Retrieving repressed memories may have a therapeutic effect for some people, but for some, especially if the memories are traumatic, it may actually make things worse.

Many therapists use methods such as hypnosis as therapy, to access repressed memories, but there is no scientific evidence to support the efficacy of such therapies.

The therapeutic value of retrieving repressed memories is a controversial concept that created a lot of interest in the late 1900s, when many adults reported memories of childhood abuse they hadnt been aware of until undergoing therapy.

The controversy arises because retrieved memories are not necessarily accurate or reliable. Eminent researchers like Elizabeth Loftus have demonstrated how easily the human mind forms false memories with suggestive questioning. Current scientific thought is that repression and retrieval of traumatic memories may happen, but extremely rarely.

Whats The Difference Between Repression And Denial

Repression Vs. Suppression in Psychology: Differences You ...

Repression is often confused with another defense mechanism, denial, in which people refuse to admit to certain unacceptable or unmanageable aspects of reality, even in the face of evidence to the contrary. Denial involves a refusal to admit the truth while repression involves unconscious forgetting. Nonetheless, denial and repression often work together and may be difficult to disentangle.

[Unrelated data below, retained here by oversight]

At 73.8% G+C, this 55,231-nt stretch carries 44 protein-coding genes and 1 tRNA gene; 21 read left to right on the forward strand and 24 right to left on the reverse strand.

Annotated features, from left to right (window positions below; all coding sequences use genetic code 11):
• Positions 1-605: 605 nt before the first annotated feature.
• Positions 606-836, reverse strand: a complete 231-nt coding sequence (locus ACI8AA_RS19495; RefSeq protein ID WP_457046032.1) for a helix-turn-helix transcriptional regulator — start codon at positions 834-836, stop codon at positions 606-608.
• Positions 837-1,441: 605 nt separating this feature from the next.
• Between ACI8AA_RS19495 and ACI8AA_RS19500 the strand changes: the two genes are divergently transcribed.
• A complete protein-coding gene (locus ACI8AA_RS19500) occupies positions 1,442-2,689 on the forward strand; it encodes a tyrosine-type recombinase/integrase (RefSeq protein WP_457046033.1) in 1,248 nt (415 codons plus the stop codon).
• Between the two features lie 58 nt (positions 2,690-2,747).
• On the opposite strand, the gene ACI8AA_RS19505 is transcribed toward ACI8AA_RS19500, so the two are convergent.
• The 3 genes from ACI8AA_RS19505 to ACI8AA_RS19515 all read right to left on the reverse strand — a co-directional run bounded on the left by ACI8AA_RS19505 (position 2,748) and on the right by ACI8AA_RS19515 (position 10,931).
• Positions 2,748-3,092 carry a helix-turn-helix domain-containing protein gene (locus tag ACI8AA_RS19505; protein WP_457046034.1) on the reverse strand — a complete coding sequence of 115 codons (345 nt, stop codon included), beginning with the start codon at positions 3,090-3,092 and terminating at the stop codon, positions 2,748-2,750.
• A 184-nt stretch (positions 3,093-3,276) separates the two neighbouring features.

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Whats The Difference Between Repression And Suppression

Suppression is similar to repression but with one key differenceforgetting is conscious rather than unconscious. Suppression refers to the conscious and sometimes rational decision to put an uncomfortable stimulus to the side, either to deal with it at a later time or to abandon it altogether. Suppression can be viewed as a conscious analog of repression.

What Causes Regressive Behaviour

Regression is typical in normal childhood, and it can be caused by stress, by frustration, or by a traumatic event. Children usually manifest regressive behavior to communicate their distress. Addressing the underlying unmet need in the child usually corrects the regressive behavior.

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Psychological Repression Is A Defense Mechanism In Which We Unconsciously Push Away Painful Or Traumatic Memories Thoughts Or Desires

This also includes aggressive or sexual urges. We repress these unpleasant thoughts and memories so that we can lead a relatively normal life. Psychological repression is an unconscious act. If we consciously push distressing thoughts to the back of our minds, this is called suppression.

Sigmund Freud was the first person to talk about psychological repression. He believed that many of our physical and mental problems are caused by deeply repressed internal conflicts. Freud used psychoanalysis to uncover these repressed thoughts and feelings.

Freud reasoned that although painful thoughts and disturbing memories were out of the conscious mind, they still had the capacity to cause neurotic behaviour. This is because they remained in the unconscious mind.

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Suppression & Repression: Whats the Difference?